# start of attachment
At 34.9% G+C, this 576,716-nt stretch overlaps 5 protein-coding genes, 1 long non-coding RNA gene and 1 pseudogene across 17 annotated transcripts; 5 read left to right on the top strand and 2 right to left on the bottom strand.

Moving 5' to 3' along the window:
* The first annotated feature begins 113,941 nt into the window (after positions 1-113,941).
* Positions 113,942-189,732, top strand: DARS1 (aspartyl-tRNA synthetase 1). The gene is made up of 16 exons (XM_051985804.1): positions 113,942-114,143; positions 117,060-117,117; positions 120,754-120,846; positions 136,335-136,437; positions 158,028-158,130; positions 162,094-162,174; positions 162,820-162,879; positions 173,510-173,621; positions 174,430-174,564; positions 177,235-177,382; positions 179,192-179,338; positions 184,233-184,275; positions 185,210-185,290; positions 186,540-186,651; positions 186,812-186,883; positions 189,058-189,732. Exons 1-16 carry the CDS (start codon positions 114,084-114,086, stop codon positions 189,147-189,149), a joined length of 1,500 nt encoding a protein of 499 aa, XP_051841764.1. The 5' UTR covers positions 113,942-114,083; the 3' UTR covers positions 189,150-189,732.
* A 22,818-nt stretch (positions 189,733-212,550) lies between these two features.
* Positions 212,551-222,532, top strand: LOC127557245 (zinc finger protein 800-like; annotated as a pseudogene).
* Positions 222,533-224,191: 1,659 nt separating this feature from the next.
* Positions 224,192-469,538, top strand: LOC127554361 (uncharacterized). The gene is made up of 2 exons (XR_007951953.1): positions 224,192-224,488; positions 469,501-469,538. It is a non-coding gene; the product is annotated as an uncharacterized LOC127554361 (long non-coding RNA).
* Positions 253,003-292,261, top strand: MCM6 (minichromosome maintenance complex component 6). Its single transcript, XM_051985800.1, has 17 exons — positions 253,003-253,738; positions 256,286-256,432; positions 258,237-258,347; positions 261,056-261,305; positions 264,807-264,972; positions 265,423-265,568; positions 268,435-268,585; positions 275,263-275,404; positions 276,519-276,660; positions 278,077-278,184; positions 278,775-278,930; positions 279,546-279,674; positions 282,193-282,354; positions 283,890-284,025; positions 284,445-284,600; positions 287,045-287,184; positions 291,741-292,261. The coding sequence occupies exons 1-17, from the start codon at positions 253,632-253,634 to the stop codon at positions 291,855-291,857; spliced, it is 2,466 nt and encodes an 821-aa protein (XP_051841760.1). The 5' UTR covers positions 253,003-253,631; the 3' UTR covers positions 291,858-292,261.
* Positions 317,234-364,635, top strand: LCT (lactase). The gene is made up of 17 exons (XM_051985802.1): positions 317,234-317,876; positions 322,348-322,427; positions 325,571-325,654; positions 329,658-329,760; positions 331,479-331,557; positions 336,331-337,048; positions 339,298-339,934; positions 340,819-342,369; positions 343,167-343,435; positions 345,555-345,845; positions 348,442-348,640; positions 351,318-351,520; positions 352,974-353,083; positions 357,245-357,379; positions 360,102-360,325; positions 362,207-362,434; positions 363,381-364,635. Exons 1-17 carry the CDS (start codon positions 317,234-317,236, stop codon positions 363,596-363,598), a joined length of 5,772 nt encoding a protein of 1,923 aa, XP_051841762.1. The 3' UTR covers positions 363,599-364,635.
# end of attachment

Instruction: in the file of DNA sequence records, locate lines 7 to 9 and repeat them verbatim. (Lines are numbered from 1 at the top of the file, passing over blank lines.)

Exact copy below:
* Positions 222,533-224,191: 1,659 nt separating this feature from the next.
* Positions 224,192-469,538, top strand: LOC127554361 (uncharacterized). The gene is made up of 2 exons (XR_007951953.1): positions 224,192-224,488; positions 469,501-469,538. It is a non-coding gene; the product is annotated as an uncharacterized LOC127554361 (long non-coding RNA).
* Positions 253,003-292,261, top strand: MCM6 (minichromosome maintenance complex component 6). Its single transcript, XM_051985800.1, has 17 exons — positions 253,003-253,738; positions 256,286-256,432; positions 258,237-258,347; positions 261,056-261,305; positions 264,807-264,972; positions 265,423-265,568; positions 268,435-268,585; positions 275,263-275,404; positions 276,519-276,660; positions 278,077-278,184; positions 278,775-278,930; positions 279,546-279,674; positions 282,193-282,354; positions 283,890-284,025; positions 284,445-284,600; positions 287,045-287,184; positions 291,741-292,261. The coding sequence occupies exons 1-17, from the start codon at positions 253,632-253,634 to the stop codon at positions 291,855-291,857; spliced, it is 2,466 nt and encodes an 821-aa protein (XP_051841760.1). The 5' UTR covers positions 253,003-253,631; the 3' UTR covers positions 291,858-292,261.